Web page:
Chanel’s Camélia Galbé ring has been on my wish list for more than a decade. I remember first seeing the collection when I moved to New York, and I nearly bought the white ceramic and yellow gold cocktail ring on more than a few occasions. Sadly, I never followed through with the purchase, but lucky for me, the house is relaunching the collection with rings, earrings, necklaces, bracelets, and a tiara. The fine jewelry range is arriving in stores now, and wouldn’t you know it, the cocktail ring is still my favorite piece. I adore both the black and white ceramic versions. In fact, I might be more in love now than I was before, considering that the updated flower-shaped bauble comes with a diamond center. How can I resist?
Chanel Camélia Galbé Ring in 18-karat white gold, set with one brilliant-cut diamond and black ceramic, price upon request. For more information, visit chanel.com.
It’s been over ten years since Irene Albright first opened the doors to the Albright Fashion Library—the more than 15,000-dress-, 7,000 shoe-strong collection of contemporary couture, ready-to-wear, and accessories now housed in a massive 7,000-square-foot loft at 62 Cooper Square. “Irene was working with KCD and saw that people were running around chasing clothes, and she just decided to start buying [important pieces],” recalled the Library’s creative director, Patricia Black. “Eventually, people would come to her saying, ‘Oh, do you still have that sweater? Can I borrow it?’”
Today, after a decade functioning as a sort of dream closet for fashion insiders, the Library is feting its history, as well as the incredible individuals who have pulled from its continually evolving archive, with Albright Goes to School, an exhibition in partnership with the Fashion Institute of Technology and MAC Cosmetics that opens this evening at the Museum at FIT.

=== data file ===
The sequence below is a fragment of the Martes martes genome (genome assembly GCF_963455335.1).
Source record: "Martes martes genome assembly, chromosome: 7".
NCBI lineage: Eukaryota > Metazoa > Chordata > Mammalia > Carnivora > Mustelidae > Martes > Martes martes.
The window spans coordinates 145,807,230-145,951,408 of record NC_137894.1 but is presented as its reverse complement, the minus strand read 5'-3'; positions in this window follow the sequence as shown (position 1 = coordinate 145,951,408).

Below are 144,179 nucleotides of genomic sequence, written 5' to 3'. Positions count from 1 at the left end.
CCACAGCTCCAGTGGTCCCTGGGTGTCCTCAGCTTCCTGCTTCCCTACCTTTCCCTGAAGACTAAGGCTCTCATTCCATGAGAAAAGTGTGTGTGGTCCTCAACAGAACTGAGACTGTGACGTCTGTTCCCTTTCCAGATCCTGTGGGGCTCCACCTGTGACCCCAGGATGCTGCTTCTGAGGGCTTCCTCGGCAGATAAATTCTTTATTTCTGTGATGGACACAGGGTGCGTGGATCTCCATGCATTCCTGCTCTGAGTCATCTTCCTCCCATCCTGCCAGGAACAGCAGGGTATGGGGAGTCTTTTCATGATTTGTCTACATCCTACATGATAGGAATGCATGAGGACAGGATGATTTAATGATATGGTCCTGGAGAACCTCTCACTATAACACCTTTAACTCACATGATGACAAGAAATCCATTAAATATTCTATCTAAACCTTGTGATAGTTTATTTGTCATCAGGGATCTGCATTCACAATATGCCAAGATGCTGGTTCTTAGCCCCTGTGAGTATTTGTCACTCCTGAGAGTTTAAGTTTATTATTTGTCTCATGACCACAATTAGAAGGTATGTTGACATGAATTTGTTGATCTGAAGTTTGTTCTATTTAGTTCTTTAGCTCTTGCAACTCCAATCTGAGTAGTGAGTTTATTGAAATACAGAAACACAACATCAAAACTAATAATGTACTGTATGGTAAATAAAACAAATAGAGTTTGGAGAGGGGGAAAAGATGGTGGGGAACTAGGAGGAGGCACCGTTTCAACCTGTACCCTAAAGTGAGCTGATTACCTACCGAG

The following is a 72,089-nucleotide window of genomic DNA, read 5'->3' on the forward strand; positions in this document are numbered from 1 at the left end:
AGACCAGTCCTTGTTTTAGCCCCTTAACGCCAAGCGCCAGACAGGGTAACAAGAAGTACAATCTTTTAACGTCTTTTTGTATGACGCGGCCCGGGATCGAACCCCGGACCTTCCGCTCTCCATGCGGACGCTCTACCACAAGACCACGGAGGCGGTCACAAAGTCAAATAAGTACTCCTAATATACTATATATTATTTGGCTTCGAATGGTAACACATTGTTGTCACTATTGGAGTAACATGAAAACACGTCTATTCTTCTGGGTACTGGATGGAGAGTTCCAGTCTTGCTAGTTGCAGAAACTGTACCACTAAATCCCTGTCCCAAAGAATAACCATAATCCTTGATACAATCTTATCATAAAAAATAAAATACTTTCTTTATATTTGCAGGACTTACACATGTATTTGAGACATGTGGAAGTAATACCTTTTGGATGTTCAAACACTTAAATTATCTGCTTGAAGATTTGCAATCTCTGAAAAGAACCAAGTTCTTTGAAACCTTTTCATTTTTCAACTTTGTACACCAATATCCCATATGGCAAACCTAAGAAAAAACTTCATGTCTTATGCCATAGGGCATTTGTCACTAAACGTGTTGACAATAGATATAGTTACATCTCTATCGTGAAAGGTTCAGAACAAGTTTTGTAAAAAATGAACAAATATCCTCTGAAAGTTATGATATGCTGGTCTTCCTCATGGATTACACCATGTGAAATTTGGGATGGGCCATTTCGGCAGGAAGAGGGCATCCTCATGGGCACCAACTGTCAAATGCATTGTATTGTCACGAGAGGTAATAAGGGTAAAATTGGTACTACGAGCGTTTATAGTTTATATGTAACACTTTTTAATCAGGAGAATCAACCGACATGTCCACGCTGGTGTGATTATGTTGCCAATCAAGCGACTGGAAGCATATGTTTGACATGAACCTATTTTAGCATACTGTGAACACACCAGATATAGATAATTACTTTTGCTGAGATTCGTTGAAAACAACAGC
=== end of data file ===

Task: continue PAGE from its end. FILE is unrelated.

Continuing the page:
“I wanted to celebrate Irene, the Library, the stylists—the people who were working on the inside—the shakers and tastemakers,” said Black. “Without them, we wouldn’t have what we have in terms of this colossal space just packed from floor to ceiling with clothes.”
The show—a first look debuts here—features individual looks that ten stylists (June Ambrose, Paul Cavaco, Catherine George, Tom Broecker, Freddie Leiba, Lori Goldstein, Kathryn Neale, Mary Alice Stephenson, Kate Young, and Patti Wilson) created using iconic wares from the Library. A Tom Ford goat hair jacket layers over a Comme des Garçons tank in Goldstien’s look; Balmain is mixed with Givenchy and the artist’s own choker and face mask in Leiba’s; and Patti Wilson utilizes a Lanvin body harness to sex up an otherwise high glamour Yves Saint Laurent and J.W. Anderson combo.
There’s a rich history to the institution, and Black, Museum at FIT director and chief curator Valerie Steele, and set designer Stefan Beckman were tasked with expressing that through a tight narrative. “There are some incredible stylists who pulled these outfits, but they each have their own different story,” related Beckman, who described the installation as a “gritty fire escape urban idea.”
Steele added that the Museum’s interest in the exhibition stemmed, in part, from a desire to champion stylists. “People tend to think, Oh, designers make fashion. So it was important to be able to bring in stylists and show that they also have a really important role in putting looks together.”